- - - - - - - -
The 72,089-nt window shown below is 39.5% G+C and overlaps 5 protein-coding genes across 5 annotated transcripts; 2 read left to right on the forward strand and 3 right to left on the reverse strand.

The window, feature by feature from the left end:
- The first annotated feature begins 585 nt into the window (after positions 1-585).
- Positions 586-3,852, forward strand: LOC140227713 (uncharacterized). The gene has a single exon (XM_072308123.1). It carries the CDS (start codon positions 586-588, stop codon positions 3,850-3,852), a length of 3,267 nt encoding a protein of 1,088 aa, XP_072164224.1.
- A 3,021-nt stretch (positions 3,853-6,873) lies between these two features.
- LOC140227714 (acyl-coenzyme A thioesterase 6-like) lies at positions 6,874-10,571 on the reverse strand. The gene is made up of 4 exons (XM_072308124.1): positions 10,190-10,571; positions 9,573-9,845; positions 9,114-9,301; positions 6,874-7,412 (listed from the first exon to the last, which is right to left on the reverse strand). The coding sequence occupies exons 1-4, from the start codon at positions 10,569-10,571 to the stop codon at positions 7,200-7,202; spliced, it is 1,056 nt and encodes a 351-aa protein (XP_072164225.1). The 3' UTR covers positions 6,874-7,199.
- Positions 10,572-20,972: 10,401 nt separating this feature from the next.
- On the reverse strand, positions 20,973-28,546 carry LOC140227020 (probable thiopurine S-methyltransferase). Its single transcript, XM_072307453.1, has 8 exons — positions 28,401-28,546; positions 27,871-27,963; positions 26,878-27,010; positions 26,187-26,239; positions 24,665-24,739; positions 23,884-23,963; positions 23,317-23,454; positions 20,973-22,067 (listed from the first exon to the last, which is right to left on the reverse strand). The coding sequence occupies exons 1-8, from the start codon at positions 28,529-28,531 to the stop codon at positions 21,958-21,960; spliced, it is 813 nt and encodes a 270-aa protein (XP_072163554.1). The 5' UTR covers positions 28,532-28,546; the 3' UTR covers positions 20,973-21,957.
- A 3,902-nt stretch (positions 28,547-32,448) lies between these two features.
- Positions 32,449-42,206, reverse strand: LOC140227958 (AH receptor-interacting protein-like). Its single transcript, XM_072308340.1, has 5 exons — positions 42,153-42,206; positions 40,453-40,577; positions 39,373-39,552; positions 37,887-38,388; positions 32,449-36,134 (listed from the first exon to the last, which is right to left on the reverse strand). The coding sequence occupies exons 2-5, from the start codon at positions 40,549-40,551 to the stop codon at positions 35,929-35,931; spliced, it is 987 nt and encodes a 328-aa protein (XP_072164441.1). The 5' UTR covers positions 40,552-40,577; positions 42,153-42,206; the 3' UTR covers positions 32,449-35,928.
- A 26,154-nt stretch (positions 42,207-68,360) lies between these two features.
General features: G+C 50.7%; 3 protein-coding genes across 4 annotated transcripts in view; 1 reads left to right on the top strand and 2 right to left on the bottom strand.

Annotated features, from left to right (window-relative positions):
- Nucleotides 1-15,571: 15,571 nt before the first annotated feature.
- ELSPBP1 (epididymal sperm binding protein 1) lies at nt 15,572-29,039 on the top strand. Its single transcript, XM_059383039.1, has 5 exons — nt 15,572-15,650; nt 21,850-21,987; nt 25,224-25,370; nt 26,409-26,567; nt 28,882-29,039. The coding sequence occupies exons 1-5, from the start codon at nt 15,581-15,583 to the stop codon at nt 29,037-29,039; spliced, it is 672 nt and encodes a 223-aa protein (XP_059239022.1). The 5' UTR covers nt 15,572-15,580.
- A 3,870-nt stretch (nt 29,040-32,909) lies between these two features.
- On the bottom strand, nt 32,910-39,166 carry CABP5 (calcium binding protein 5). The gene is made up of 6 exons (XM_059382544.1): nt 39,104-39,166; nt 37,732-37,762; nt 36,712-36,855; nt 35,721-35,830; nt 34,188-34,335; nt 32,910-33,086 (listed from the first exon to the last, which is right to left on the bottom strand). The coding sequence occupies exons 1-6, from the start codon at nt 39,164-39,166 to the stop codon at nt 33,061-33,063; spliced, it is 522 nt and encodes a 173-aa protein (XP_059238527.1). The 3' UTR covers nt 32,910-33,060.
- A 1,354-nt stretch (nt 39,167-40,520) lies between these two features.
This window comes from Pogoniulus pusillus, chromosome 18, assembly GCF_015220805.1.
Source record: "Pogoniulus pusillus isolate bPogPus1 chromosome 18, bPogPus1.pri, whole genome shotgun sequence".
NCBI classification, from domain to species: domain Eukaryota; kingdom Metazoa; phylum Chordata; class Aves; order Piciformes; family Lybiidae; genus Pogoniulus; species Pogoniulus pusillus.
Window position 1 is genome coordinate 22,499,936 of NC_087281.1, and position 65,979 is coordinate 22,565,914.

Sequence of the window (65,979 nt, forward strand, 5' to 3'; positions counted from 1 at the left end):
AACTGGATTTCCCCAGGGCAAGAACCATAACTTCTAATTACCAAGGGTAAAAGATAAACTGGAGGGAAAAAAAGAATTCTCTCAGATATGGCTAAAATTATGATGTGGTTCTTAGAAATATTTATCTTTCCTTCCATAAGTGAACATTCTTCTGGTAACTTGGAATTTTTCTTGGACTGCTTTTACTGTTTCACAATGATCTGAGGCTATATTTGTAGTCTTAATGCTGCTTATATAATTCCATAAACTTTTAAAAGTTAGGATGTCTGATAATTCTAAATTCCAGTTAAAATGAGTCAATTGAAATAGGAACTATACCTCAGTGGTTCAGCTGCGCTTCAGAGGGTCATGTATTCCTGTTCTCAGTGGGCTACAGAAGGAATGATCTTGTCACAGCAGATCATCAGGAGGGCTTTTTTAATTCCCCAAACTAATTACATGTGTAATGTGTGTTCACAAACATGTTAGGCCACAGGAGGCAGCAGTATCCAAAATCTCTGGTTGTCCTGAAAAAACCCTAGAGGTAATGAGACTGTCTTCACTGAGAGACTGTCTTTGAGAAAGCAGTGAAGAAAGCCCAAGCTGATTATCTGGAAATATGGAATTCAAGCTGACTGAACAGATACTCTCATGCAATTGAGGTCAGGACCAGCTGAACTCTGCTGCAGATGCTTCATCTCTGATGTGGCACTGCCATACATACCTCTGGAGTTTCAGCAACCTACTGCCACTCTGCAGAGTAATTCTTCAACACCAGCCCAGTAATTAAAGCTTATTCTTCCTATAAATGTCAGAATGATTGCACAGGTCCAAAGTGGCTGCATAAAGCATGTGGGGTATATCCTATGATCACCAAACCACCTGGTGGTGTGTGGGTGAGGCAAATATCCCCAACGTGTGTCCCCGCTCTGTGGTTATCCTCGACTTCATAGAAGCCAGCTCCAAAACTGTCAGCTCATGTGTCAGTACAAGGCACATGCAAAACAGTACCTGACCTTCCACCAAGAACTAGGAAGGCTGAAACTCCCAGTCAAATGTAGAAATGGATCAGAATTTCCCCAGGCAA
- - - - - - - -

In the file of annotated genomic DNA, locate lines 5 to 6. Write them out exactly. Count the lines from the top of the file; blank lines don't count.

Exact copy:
- A 3,021-nt stretch (positions 3,853-6,873) lies between these two features.
- LOC140227714 (acyl-coenzyme A thioesterase 6-like) lies at positions 6,874-10,571 on the reverse strand. The gene is made up of 4 exons (XM_072308124.1): positions 10,190-10,571; positions 9,573-9,845; positions 9,114-9,301; positions 6,874-7,412 (listed from the first exon to the last, which is right to left on the reverse strand). The coding sequence occupies exons 1-4, from the start codon at positions 10,569-10,571 to the stop codon at positions 7,200-7,202; spliced, it is 1,056 nt and encodes a 351-aa protein (XP_072164225.1). The 3' UTR covers positions 6,874-7,199.